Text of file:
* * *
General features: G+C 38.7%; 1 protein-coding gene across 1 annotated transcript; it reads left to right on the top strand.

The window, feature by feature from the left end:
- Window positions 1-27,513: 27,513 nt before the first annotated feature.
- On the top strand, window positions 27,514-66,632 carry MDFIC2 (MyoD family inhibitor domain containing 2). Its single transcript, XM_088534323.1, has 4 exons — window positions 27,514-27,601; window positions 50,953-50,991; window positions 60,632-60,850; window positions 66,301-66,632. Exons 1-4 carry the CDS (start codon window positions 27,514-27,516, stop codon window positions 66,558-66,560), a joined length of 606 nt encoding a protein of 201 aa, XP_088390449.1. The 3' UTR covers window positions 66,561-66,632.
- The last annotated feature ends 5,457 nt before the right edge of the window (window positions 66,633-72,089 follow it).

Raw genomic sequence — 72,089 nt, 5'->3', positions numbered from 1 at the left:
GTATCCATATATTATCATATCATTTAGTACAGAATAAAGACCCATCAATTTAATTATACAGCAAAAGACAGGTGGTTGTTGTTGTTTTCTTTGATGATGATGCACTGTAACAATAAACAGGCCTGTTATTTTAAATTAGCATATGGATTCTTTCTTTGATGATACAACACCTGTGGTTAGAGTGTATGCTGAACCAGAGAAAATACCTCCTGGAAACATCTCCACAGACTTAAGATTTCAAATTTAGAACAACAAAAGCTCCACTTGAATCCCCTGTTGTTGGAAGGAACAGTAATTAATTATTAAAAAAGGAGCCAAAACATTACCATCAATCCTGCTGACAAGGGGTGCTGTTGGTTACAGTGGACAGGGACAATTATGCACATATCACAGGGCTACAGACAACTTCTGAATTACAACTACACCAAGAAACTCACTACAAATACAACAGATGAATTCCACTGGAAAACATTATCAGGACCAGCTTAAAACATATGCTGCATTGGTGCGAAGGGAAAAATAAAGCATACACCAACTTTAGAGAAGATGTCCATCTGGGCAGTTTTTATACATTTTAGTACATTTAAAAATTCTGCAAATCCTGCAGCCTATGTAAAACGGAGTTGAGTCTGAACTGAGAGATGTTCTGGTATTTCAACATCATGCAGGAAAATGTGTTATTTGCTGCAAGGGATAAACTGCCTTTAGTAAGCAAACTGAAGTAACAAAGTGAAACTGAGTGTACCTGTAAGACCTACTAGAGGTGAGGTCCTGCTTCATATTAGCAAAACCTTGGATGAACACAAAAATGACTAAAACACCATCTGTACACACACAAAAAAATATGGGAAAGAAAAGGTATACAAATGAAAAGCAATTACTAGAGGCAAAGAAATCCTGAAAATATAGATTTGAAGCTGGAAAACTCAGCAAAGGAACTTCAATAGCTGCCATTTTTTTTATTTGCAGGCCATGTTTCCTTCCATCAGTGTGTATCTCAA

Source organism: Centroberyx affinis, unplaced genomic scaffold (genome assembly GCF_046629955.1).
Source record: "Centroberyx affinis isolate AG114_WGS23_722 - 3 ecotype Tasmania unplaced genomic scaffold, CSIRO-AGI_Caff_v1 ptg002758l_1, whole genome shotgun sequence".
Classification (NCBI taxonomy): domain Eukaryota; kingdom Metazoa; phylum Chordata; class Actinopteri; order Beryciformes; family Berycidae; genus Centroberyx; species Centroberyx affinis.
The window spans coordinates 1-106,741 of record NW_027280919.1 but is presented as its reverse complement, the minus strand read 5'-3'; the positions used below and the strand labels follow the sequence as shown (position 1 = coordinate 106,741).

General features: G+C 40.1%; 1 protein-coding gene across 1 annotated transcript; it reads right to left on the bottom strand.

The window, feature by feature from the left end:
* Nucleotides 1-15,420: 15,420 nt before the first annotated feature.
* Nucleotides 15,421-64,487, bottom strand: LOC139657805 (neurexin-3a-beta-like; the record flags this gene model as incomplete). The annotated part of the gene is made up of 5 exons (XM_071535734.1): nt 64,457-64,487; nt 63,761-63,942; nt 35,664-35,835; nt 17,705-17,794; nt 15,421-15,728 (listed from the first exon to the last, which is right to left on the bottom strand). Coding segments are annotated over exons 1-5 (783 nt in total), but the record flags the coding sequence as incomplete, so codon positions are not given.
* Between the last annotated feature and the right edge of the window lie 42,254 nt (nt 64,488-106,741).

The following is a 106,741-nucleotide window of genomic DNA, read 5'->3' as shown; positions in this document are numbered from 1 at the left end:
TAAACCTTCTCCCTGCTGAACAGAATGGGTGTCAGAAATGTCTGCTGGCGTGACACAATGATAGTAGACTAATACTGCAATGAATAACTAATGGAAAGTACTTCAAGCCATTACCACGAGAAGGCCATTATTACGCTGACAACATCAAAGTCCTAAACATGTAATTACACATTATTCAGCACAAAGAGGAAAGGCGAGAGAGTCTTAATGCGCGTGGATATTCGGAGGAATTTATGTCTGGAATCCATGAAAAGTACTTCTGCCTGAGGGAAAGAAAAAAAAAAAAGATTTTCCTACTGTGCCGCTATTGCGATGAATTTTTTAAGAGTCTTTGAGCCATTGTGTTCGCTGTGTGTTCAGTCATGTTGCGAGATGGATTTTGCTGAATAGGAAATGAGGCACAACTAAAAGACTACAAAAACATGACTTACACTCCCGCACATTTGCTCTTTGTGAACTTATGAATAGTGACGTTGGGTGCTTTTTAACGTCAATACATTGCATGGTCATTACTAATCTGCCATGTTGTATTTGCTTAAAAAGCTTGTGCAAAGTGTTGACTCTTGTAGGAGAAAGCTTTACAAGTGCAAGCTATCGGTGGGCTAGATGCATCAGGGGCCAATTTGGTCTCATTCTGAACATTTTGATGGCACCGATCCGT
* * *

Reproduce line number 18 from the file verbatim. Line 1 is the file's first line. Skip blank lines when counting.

TAAACCTTCTCCCTGCTGAACAGAATGGGTGTCAGAAATGTCTGCTGGCGTGACACAATGATAGTAGACTAATACTGCAATGAATAACTAATGGAAAGTACTTCAAGCCATTACCACGAGAAGGCCATTATTACGCTGACAACATCAAAGTCCTAAACATGTAATTACACATTATTCAGCACAAAGAGGAAAGGCGAGAGAGTCTTAATGCGCGTGGATATTCGGAGGAATTTATGTCTGGAATCCATGAAAAGTACTTCTGCCTGAGGGAAAGAAAAAAAAAAAAGATTTTCCTACTGTGCCGCTATTGCGATGAATTTTTTAAGAGTCTTTGAGCCATTGTGTTCGCTGTGTGTTCAGTCATGTTGCGAGATGGATTTTGCTGAATAGGAAATGAGGCACAACTAAAAGACTACAAAAACATGACTTACACTCCCGCACATTTGCTCTTTGTGAACTTATGAATAGTGACGTTGGGTGCTTTTTAACGTCAATACATTGCATGGTCATTACTAATCTGCCATGTTGTATTTGCTTAAAAAGCTTGTGCAAAGTGTTGACTCTTGTAGGAGAAAGCTTTACAAGTGCAAGCTATCGGTGGGCTAGATGCATCAGGGGCCAATTTGGTCTCATTCTGAACATTTTGATGGCACCGATCCGT